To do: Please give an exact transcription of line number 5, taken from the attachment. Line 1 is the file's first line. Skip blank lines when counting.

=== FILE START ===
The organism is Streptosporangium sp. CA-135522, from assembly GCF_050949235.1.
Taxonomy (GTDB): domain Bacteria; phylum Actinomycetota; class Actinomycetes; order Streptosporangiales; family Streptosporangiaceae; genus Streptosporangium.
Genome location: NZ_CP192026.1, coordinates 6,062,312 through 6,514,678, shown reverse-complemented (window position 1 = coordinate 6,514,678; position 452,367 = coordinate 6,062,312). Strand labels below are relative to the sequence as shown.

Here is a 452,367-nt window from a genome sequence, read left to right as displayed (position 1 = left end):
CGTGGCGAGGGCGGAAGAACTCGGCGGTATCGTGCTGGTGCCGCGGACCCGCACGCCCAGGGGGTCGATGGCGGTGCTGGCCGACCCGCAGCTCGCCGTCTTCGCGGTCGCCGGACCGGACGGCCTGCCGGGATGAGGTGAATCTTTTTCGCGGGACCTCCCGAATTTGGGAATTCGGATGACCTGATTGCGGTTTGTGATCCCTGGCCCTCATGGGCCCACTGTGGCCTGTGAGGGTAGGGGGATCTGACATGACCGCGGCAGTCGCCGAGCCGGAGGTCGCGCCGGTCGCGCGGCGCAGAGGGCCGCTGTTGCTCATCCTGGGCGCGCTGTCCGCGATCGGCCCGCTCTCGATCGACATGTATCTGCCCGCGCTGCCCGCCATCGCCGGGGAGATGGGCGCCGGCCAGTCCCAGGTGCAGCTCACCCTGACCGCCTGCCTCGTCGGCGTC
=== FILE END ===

CGTGGCGAGGGCGGAAGAACTCGGCGGTATCGTGCTGGTGCCGCGGACCCGCACGCCCAGGGGGTCGATGGCGGTGCTGGCCGACCCGCAGCTCGCCGTCTTCGCGGTCGCCGGACCGGACGGCCTGCCGGGATGAGGTGAATCTTTTTCGCGGGACCTCCCGAATTTGGGAATTCGGATGACCTGATTGCGGTTTGTGATCCCTGGCCCTCATGGGCCCACTGTGGCCTGTGAGGGTAGGGGGATCTGACATGACCGCGGCAGTCGCCGAGCCGGAGGTCGCGCCGGTCGCGCGGCGCAGAGGGCCGCTGTTGCTCATCCTGGGCGCGCTGTCCGCGATCGGCCCGCTCTCGATCGACATGTATCTGCCCGCGCTGCCCGCCATCGCCGGGGAGATGGGCGCCGGCCAGTCCCAGGTGCAGCTCACCCTGACCGCCTGCCTCGTCGGCGTC